— Vihara was a progressive hard-rock band active in Bend in the early 2000s, and then it sort of vanished after the release of its first album, “Stand Fast.” Tonight at Liquid Lounge, the quartet reunites for some good ol’ throwback fun. I visited a practice session last week and talked to the band about its past, present and future (though the future part didn’t really make it into the article). Click here to read it!
— Here’s an interesting tidbit: No video of KPOV’s annual Beatles Singalong seems to exist on the internet. So does it really exist in real life? Yes it does, and it’s happening tonight at The Old Stone in Bend. In this short piece, I tell you what kind of festivities are planned, and why you really ought to go.
Elsewhere in this week’s music section: Music in the Canyon kicks off in Redmond with Countryfied and New Transit plays The Horned Hand, plus The Strangled Darlings, Left Coast Country, The Blackberry Bushes, TapWater, Tha Dogg Pound, King Ghidora and more!
Last winter, the Jazz at the Oxford series had a terrific inaugural season, bringing a handful of regional jazz veterans to Bend and selling out each of its 13 shows.
Tonight, the series kicks off its second season, which features an expanded schedule and headliners with higher profiles, including award-winning jazz-pop vocalist Diane Schuur, who’ll play three shows at The Oxford Hotel over the next two days.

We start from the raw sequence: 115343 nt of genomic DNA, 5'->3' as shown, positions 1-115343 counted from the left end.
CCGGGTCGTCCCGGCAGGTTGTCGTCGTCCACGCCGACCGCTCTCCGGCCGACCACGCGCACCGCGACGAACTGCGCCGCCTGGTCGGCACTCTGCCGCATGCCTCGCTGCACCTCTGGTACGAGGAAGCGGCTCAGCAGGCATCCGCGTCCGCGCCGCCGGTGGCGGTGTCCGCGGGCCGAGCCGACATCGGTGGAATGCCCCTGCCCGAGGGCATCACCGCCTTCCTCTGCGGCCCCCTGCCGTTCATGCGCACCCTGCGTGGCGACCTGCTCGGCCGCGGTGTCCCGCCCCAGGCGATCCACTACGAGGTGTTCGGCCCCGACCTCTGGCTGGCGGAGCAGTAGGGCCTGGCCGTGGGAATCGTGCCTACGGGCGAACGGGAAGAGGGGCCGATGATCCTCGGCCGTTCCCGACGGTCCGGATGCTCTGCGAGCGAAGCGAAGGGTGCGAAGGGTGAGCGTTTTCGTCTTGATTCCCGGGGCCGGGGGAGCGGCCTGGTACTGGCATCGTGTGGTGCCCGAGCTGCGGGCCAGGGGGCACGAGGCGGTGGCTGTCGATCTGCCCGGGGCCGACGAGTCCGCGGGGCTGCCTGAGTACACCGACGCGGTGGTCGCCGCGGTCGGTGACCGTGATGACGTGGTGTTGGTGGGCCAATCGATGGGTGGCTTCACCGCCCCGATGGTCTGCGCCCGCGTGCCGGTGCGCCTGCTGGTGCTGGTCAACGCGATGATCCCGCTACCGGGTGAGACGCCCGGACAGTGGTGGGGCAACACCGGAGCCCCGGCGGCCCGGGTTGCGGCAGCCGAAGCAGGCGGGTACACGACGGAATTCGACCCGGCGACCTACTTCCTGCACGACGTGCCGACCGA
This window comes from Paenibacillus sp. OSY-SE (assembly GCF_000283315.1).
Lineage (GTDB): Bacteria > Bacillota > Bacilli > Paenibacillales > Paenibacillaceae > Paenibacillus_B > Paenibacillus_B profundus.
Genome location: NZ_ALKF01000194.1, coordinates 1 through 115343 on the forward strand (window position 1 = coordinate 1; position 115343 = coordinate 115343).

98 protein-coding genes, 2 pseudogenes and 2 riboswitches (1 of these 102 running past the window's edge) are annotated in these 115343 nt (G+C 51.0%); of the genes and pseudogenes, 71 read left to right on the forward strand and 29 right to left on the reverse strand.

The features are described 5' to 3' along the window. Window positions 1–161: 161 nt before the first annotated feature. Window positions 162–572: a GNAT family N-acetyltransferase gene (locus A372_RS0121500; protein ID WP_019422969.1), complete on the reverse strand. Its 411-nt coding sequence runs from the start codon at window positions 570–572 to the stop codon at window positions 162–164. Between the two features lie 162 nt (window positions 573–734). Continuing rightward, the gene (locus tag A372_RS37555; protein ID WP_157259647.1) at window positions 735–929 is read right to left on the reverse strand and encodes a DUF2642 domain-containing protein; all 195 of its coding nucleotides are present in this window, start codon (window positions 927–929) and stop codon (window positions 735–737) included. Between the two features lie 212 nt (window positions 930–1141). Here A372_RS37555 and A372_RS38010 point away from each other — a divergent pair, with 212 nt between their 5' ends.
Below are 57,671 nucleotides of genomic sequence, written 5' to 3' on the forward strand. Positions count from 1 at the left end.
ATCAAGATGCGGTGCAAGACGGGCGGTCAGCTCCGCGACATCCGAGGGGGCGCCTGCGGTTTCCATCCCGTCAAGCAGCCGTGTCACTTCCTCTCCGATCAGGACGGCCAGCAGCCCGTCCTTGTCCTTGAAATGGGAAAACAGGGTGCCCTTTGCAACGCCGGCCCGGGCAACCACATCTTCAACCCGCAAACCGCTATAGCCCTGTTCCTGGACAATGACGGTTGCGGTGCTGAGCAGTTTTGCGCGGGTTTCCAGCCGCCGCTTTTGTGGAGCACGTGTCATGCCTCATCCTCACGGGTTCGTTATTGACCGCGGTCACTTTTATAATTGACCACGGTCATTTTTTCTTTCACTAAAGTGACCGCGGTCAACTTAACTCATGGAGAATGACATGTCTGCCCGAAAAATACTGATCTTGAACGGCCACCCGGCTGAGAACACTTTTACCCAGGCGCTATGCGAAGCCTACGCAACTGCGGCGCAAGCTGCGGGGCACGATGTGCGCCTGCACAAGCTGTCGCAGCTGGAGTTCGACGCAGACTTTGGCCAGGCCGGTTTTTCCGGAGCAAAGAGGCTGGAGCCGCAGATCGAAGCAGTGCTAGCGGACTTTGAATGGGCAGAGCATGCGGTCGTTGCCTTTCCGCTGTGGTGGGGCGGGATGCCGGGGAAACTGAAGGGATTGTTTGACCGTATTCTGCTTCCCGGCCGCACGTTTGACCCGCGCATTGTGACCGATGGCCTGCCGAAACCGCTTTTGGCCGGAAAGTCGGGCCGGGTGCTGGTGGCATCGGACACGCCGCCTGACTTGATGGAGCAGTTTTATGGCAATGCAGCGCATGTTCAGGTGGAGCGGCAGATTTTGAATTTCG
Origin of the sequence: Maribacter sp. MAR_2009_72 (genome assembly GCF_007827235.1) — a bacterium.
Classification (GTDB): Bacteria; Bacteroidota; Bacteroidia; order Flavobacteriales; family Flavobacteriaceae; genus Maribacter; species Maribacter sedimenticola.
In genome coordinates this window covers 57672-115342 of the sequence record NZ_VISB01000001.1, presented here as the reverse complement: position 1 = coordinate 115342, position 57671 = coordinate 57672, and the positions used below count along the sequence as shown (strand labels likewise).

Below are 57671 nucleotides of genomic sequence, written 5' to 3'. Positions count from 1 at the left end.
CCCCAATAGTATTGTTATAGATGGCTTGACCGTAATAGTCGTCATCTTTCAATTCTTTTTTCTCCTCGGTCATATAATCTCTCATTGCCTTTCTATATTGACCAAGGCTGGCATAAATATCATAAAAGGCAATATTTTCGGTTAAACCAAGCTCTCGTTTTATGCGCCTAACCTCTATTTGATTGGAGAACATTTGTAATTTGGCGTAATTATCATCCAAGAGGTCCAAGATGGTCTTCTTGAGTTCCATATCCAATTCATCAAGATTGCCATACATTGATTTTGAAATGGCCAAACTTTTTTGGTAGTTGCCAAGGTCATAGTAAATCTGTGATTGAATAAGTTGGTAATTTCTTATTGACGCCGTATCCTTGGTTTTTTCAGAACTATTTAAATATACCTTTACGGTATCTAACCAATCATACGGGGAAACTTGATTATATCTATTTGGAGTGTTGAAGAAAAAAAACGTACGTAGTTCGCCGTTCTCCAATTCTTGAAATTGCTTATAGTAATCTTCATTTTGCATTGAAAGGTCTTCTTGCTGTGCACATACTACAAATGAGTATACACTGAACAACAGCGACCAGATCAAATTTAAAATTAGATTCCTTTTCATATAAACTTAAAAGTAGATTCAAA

Here’s Schuur doing “Today I Started Loving You Again” from her new album “The Gathering,” a collection of country covers.
Shuur’s show tonight is sold out, but there are still tickets available for both Saturday performances. Last week, I got her on the phone and spoke with her about her own artistic freedom and the session for “The Gathering.”
“I think the consensus is that people have confidence enough in me and in my direction to give me their blessing and say … ‘If this is what you want, girlfriend, go for it,’” Schuur said. “I’m glad I’ve got the versatility and the voice to be able to do that because a lot of people unfortunately get stuck in a rut where they’ve got one style and that’s basically what they’ve got. I consider myself very fortunate.”
Even with dozens of albums under her belt, the “Gathering” session was the quickest in Schuur’s career, she said. It took one day to record and another day to polish up with overdubs and other tweaks. That was it.
“Once I got going, I just kept going, like the Energizer Bunny,” she said with a laugh. “(These songs) just really got into my soul.”
I hope you’ll click here and read the whole thing. Be sure to read about Jazz at the Oxford’s origin, success and upcoming schedule on the right side of the page!
The L.A.-based funk/soul band Orgone brings their cool, retro vibe back to town Monday night. My colleague David Jasper spoke with a couple of the band’s members about Orgone’s upcoming plans.
“We had a break in September and October, and we finally grabbed some time to work on some new material,” he said. After playing on the annual Jam Cruise in January, Orgone plans to use the shore leave to record a new album. “We’ll have a record done for March. We’re real excited about that.”
The band played the Volcanic Funk Festival in Bend last summer, but the recording break may mean it’ll be a while before Orgone brings its energy back to Oregon. And though it may be cold outside, it’s likely to get hot in The Annex.